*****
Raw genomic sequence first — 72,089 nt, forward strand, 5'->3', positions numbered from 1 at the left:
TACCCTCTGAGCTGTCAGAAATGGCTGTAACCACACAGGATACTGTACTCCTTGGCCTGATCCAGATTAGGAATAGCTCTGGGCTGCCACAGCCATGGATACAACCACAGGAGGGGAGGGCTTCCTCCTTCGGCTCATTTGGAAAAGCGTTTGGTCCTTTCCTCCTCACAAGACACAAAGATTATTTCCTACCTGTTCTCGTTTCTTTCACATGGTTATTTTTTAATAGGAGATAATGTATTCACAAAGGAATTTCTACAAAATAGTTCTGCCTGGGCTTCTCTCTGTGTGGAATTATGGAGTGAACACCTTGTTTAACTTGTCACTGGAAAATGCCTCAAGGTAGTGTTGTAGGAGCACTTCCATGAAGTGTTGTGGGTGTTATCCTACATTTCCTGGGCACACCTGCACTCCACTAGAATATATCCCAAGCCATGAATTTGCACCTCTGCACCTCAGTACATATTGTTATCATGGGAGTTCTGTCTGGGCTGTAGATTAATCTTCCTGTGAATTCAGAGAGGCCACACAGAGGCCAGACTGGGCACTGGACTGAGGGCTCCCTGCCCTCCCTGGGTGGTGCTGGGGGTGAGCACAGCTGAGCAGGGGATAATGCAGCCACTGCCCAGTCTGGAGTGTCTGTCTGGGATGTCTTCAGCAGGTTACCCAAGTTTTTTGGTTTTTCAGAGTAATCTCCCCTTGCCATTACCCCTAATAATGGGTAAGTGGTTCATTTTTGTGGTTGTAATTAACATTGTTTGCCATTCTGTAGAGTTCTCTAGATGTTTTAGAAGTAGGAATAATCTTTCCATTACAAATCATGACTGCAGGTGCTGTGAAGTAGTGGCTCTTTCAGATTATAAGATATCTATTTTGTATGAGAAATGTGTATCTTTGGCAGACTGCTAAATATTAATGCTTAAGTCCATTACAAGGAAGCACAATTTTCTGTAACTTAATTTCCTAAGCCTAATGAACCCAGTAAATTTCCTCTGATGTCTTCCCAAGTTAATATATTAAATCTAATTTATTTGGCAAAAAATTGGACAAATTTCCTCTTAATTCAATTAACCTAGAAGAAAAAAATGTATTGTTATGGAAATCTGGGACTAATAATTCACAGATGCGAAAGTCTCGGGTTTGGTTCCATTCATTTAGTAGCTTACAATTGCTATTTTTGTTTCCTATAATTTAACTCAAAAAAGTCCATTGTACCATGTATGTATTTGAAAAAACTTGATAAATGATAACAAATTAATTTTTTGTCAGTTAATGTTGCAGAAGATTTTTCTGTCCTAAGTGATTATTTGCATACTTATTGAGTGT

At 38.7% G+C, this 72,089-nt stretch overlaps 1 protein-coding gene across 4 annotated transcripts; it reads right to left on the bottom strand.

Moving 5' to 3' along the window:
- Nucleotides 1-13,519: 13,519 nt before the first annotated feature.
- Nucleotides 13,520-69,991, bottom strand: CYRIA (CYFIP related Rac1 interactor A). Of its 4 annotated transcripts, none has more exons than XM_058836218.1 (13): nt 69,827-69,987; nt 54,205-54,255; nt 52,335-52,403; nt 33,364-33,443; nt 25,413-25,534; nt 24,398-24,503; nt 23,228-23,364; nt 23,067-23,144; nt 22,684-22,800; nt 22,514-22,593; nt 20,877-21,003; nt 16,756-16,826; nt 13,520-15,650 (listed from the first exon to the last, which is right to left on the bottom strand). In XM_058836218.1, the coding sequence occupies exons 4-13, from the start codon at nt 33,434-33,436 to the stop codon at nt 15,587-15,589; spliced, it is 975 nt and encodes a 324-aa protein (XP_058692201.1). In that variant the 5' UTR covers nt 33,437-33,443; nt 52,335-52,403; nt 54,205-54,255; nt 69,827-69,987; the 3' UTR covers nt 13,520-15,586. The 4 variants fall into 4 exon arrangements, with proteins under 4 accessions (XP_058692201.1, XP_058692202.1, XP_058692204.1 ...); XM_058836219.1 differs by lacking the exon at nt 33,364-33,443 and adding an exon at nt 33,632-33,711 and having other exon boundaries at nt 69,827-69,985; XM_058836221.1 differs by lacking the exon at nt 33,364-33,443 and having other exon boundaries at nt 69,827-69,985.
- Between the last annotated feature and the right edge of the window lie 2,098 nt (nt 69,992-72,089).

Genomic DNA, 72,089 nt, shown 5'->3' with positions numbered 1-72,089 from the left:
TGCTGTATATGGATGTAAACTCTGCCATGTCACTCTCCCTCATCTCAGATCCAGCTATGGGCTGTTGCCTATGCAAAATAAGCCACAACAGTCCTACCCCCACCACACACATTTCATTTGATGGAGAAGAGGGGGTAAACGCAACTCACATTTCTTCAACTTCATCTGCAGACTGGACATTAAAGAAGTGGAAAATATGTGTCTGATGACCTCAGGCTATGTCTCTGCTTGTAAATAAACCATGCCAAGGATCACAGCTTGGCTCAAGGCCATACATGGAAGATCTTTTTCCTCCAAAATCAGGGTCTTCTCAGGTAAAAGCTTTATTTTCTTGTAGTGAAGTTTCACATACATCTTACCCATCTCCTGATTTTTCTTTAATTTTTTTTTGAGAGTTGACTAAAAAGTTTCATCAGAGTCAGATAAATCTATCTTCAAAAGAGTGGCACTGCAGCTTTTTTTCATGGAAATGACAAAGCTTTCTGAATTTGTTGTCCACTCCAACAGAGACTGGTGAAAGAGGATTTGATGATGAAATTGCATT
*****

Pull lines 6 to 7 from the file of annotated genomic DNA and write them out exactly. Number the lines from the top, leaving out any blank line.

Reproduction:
- Nucleotides 13,520-69,991, bottom strand: CYRIA (CYFIP related Rac1 interactor A). Of its 4 annotated transcripts, none has more exons than XM_058836218.1 (13): nt 69,827-69,987; nt 54,205-54,255; nt 52,335-52,403; nt 33,364-33,443; nt 25,413-25,534; nt 24,398-24,503; nt 23,228-23,364; nt 23,067-23,144; nt 22,684-22,800; nt 22,514-22,593; nt 20,877-21,003; nt 16,756-16,826; nt 13,520-15,650 (listed from the first exon to the last, which is right to left on the bottom strand). In XM_058836218.1, the coding sequence occupies exons 4-13, from the start codon at nt 33,434-33,436 to the stop codon at nt 15,587-15,589; spliced, it is 975 nt and encodes a 324-aa protein (XP_058692201.1). In that variant the 5' UTR covers nt 33,437-33,443; nt 52,335-52,403; nt 54,205-54,255; nt 69,827-69,987; the 3' UTR covers nt 13,520-15,586. The 4 variants fall into 4 exon arrangements, with proteins under 4 accessions (XP_058692201.1, XP_058692202.1, XP_058692204.1 ...); XM_058836219.1 differs by lacking the exon at nt 33,364-33,443 and adding an exon at nt 33,632-33,711 and having other exon boundaries at nt 69,827-69,985; XM_058836221.1 differs by lacking the exon at nt 33,364-33,443 and having other exon boundaries at nt 69,827-69,985.
- Between the last annotated feature and the right edge of the window lie 2,098 nt (nt 69,992-72,089).